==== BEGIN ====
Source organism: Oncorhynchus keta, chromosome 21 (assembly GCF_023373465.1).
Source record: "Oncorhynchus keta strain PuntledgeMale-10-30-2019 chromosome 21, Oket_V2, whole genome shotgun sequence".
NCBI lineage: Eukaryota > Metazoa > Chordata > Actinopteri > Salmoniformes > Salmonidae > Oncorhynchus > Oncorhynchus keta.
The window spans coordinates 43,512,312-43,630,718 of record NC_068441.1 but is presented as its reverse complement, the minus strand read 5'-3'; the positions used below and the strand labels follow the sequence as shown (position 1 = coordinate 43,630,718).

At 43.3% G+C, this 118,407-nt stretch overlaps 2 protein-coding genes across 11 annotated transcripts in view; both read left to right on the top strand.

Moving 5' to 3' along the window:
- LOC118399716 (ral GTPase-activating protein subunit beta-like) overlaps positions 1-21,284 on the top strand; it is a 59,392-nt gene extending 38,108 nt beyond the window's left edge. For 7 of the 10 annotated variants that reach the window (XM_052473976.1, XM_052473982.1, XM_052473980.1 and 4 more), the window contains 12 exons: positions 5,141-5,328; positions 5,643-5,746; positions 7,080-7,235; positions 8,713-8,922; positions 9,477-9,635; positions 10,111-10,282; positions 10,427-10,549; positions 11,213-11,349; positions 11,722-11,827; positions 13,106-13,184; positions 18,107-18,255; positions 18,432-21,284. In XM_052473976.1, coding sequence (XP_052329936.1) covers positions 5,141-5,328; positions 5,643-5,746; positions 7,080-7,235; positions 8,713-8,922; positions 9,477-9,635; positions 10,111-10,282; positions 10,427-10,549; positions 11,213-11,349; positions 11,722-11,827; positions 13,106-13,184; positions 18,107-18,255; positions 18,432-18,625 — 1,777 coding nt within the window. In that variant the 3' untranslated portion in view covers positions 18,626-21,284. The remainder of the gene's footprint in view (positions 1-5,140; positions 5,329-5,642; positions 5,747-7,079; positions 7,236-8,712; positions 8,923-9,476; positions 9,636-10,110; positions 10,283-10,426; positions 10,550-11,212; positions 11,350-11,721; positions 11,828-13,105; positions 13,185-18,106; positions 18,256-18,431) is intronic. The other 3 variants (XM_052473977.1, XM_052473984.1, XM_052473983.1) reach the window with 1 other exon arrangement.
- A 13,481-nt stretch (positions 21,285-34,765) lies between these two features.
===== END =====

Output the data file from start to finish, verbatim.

Source organism: Oncorhynchus keta, chromosome 21 (assembly GCF_023373465.1).
Source record: "Oncorhynchus keta strain PuntledgeMale-10-30-2019 chromosome 21, Oket_V2, whole genome shotgun sequence".
NCBI lineage: Eukaryota > Metazoa > Chordata > Actinopteri > Salmoniformes > Salmonidae > Oncorhynchus > Oncorhynchus keta.
The window spans coordinates 43,512,312-43,630,718 of record NC_068441.1 but is presented as its reverse complement, the minus strand read 5'-3'; the positions used below and the strand labels follow the sequence as shown (position 1 = coordinate 43,630,718).

At 43.3% G+C, this 118,407-nt stretch overlaps 2 protein-coding genes across 11 annotated transcripts in view; both read left to right on the top strand.

Moving 5' to 3' along the window:
- LOC118399716 (ral GTPase-activating protein subunit beta-like) overlaps positions 1-21,284 on the top strand; it is a 59,392-nt gene extending 38,108 nt beyond the window's left edge. For 7 of the 10 annotated variants that reach the window (XM_052473976.1, XM_052473982.1, XM_052473980.1 and 4 more), the window contains 12 exons: positions 5,141-5,328; positions 5,643-5,746; positions 7,080-7,235; positions 8,713-8,922; positions 9,477-9,635; positions 10,111-10,282; positions 10,427-10,549; positions 11,213-11,349; positions 11,722-11,827; positions 13,106-13,184; positions 18,107-18,255; positions 18,432-21,284. In XM_052473976.1, coding sequence (XP_052329936.1) covers positions 5,141-5,328; positions 5,643-5,746; positions 7,080-7,235; positions 8,713-8,922; positions 9,477-9,635; positions 10,111-10,282; positions 10,427-10,549; positions 11,213-11,349; positions 11,722-11,827; positions 13,106-13,184; positions 18,107-18,255; positions 18,432-18,625 — 1,777 coding nt within the window. In that variant the 3' untranslated portion in view covers positions 18,626-21,284. The remainder of the gene's footprint in view (positions 1-5,140; positions 5,329-5,642; positions 5,747-7,079; positions 7,236-8,712; positions 8,923-9,476; positions 9,636-10,110; positions 10,283-10,426; positions 10,550-11,212; positions 11,350-11,721; positions 11,828-13,105; positions 13,185-18,106; positions 18,256-18,431) is intronic. The other 3 variants (XM_052473977.1, XM_052473984.1, XM_052473983.1) reach the window with 1 other exon arrangement.
- A 13,481-nt stretch (positions 21,285-34,765) lies between these two features.